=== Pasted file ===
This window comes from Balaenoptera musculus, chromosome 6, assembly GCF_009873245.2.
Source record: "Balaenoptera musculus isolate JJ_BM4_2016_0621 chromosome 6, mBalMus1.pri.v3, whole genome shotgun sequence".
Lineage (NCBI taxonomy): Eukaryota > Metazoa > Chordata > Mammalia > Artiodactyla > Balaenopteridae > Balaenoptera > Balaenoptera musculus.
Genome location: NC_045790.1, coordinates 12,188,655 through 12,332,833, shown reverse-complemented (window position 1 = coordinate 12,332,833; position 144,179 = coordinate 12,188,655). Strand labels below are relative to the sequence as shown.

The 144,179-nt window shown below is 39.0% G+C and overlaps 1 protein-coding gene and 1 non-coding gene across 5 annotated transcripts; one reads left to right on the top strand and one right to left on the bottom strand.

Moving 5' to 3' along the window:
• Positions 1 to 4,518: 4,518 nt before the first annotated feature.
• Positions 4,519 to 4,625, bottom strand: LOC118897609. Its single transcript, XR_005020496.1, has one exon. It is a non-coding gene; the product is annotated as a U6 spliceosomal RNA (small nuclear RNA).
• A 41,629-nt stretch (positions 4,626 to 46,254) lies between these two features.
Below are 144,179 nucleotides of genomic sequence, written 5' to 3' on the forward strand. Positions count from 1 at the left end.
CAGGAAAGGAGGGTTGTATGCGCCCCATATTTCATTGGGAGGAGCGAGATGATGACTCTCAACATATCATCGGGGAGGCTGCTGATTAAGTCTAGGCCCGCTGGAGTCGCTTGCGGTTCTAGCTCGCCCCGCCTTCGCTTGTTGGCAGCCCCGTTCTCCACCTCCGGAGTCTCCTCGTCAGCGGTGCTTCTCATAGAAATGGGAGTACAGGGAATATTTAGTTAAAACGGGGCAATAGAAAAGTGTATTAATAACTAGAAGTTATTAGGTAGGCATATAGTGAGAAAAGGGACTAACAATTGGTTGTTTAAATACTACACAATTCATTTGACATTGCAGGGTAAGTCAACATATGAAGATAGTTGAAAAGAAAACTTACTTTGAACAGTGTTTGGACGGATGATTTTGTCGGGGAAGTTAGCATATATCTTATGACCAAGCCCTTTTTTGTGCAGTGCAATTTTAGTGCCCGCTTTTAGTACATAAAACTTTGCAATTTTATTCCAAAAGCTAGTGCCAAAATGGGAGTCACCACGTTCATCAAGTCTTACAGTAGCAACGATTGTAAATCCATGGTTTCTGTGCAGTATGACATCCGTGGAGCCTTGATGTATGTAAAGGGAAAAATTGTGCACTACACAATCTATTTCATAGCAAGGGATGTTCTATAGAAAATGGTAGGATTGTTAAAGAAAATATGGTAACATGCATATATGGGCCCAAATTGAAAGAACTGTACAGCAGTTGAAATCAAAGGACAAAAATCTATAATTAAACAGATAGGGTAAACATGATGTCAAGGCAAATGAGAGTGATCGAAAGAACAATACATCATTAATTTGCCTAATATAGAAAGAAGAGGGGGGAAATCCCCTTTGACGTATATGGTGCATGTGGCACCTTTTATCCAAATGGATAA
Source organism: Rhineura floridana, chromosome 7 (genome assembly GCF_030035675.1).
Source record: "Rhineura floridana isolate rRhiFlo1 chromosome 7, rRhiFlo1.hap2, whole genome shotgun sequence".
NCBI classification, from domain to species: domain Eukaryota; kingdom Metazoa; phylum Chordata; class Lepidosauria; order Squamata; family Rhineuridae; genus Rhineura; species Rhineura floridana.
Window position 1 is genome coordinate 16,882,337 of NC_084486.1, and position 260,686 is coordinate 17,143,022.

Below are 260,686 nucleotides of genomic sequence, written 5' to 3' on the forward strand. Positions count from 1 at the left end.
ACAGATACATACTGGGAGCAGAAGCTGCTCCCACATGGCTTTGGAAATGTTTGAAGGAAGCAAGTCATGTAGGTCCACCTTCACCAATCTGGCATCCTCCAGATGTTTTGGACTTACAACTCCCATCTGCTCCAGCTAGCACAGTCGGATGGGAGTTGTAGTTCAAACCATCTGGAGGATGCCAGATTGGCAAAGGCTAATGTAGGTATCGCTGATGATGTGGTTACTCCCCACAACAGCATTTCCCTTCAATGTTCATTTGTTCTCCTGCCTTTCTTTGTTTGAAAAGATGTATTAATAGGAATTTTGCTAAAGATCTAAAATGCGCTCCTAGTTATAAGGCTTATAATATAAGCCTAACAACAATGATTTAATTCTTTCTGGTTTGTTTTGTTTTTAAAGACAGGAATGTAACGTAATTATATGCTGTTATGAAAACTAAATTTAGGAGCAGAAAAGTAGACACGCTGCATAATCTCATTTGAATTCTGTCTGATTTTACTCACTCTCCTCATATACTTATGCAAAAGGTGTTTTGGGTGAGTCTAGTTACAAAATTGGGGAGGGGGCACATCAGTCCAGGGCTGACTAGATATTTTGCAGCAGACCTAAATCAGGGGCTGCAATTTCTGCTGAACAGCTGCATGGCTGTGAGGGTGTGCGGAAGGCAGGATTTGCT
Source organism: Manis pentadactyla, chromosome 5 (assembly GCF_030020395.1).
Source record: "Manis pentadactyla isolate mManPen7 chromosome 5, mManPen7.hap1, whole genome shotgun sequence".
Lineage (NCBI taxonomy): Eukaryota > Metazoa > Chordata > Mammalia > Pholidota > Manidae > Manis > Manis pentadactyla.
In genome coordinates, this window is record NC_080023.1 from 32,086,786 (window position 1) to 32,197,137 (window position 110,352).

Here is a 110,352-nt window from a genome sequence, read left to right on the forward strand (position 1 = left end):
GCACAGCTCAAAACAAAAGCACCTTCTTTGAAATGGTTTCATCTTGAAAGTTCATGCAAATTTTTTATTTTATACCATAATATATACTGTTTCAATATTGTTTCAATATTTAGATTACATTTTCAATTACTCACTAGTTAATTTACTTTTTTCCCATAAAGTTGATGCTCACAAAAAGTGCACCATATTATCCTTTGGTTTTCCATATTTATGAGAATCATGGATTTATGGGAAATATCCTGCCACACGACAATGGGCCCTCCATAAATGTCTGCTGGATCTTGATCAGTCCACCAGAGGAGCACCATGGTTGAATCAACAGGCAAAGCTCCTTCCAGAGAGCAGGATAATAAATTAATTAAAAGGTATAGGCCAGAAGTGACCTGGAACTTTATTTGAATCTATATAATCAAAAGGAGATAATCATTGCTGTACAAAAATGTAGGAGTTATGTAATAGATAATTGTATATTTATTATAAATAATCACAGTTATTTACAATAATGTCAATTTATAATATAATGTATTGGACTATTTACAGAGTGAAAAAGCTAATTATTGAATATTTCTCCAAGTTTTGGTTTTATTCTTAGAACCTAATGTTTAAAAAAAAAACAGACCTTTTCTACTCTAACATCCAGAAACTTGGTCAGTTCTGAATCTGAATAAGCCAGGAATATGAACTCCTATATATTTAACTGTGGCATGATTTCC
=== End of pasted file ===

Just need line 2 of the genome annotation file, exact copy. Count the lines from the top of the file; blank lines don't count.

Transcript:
Source record: "Balaenoptera musculus isolate JJ_BM4_2016_0621 chromosome 6, mBalMus1.pri.v3, whole genome shotgun sequence".